Advertisement

 

 

Swiss Adult Congenital HEart disease Registry (SACHER) – rationale, design and first results.

Swiss Adult Congenital HEart disease Registry (SACHER) – rationale, design and first results.
Author Information (click to view)

Tobler D, Schwerzmann M, Bouchardy J, Engel R, Stambach D, Attenhofer Jost C, Wustmann K, Schwitz F, Rutz T, Gabriel H, Kuen HP, Auf der Maur C, Oxenius A, Seeliger T, Santos Lopes B, Bonassin F, Greutmann M, On Behalf Of Sacher ,


Tobler D, Schwerzmann M, Bouchardy J, Engel R, Stambach D, Attenhofer Jost C, Wustmann K, Schwitz F, Rutz T, Gabriel H, Kuen HP, Auf der Maur C, Oxenius A, Seeliger T, Santos Lopes B, Bonassin F, Greutmann M, On Behalf Of Sacher , (click to view)

Tobler D, Schwerzmann M, Bouchardy J, Engel R, Stambach D, Attenhofer Jost C, Wustmann K, Schwitz F, Rutz T, Gabriel H, Kuen HP, Auf der Maur C, Oxenius A, Seeliger T, Santos Lopes B, Bonassin F, Greutmann M, On Behalf Of Sacher ,

Advertisement
Share on FacebookTweet about this on TwitterShare on LinkedIn

Swiss medical weekly 2017 11 09147() w14519 doi 10.4414/smw.2017.14519
Abstract
BACKGROUND
In 2013, a prospective registry for adults with congenital heart disease (CHD) was established in Switzerland, providing detailed data on disease characteristics and outcomes: Swiss Adult Congenital HEart disease Registry (SACHER). Its aim is to improve the knowledge base of outcomes in adults with CHD. The registry design and baseline patient characteristics are reported.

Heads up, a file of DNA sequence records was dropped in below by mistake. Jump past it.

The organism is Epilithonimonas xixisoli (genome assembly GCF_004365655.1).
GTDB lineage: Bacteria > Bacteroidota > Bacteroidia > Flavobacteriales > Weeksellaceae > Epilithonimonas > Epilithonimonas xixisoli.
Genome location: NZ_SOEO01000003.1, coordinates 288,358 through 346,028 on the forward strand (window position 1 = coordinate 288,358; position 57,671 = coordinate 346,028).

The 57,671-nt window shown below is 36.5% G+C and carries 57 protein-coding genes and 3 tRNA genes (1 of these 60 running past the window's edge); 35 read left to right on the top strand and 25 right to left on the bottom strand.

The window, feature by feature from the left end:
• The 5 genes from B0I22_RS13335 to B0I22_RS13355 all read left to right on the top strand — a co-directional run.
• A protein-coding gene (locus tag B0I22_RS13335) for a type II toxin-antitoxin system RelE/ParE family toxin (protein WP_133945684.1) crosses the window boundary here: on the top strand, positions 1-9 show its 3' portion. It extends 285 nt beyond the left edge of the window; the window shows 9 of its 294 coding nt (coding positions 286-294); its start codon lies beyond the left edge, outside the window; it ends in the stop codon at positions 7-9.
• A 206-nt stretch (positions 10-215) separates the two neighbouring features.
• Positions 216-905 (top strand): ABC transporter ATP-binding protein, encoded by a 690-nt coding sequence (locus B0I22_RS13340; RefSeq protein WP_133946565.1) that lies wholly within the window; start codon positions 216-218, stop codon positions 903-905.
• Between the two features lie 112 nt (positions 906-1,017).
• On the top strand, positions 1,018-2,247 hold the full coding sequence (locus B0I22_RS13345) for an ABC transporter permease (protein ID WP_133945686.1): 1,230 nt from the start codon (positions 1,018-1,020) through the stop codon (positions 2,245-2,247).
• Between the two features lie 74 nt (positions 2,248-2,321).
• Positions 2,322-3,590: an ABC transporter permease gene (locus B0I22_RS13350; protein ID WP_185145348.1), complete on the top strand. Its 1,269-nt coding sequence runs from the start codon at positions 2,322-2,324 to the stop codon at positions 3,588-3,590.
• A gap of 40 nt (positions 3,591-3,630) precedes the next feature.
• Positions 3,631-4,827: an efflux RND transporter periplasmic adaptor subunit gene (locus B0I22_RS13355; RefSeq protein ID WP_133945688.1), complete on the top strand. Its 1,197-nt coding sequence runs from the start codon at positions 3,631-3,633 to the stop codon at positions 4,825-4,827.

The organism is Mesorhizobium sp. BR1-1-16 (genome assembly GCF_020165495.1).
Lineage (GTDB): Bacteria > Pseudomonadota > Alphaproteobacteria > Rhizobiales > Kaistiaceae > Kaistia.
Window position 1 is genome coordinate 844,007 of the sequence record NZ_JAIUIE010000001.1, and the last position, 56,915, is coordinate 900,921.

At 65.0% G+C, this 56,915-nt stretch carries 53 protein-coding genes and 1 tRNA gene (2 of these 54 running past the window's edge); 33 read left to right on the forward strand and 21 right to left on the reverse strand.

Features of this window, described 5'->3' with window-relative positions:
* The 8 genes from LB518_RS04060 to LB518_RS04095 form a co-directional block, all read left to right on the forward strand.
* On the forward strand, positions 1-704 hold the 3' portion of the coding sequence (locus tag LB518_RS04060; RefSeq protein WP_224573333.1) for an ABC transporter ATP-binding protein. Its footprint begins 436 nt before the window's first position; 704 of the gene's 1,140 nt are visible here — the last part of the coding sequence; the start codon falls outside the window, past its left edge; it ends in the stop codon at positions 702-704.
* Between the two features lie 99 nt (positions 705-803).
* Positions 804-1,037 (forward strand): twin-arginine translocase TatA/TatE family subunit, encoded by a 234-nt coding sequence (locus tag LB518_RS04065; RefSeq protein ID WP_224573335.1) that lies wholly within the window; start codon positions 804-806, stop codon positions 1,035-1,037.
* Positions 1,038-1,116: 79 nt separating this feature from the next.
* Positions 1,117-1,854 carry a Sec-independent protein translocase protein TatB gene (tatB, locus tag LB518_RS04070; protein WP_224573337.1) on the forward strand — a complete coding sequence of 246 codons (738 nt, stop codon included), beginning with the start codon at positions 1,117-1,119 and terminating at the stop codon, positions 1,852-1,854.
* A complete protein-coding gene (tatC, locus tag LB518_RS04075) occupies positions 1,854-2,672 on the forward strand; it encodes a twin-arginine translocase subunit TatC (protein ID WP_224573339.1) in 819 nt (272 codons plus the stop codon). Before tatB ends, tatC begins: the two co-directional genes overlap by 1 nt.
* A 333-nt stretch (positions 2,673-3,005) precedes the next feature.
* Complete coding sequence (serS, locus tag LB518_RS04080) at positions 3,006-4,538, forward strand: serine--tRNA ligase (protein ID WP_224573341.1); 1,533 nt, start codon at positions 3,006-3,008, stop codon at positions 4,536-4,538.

METHODS
All patients with structural congenital heart defects or hereditary aortopathies, followed-up at dedicated adult CHD clinics, are asked to participate in SACHER. Data of participants are pseudonymised and collected in an electronic, web-based, database (secuTrial®). Collected data include detailed diagnosis, type of repair procedures, previous complications and adverse outcomes during follow-up.

RESULTS
From May 2014 to December 2016, 2836 patients (54% male, mean age 34 ± 14 years), with a wide variety of congenital heart lesions, have been enrolled into SACHER. Most prevalent were valve lesions (25%), followed by shunt lesions (22%), cyanotic and other complex congenital heart disease (16%), diseases affecting the right heart, i.e., tetralogy of Fallot or Ebstein anomaly (15%), and diseases of the left ventricular outflow tract (13%); 337 patients (12%) had concomitant congenital syndromes. The majority had undergone previous repair procedures (71%), 47% of those had one or more reinterventions.

CONCLUSION
SACHER collects multicentre data on adults with CHD. Its structure enables prospective data analysis to assess detailed, lesion-specific outcomes with the aim to finally improve long-term outcomes.

Submit a Comment

Your email address will not be published. Required fields are marked *

20 + 7 =

[ HIDE/SHOW ]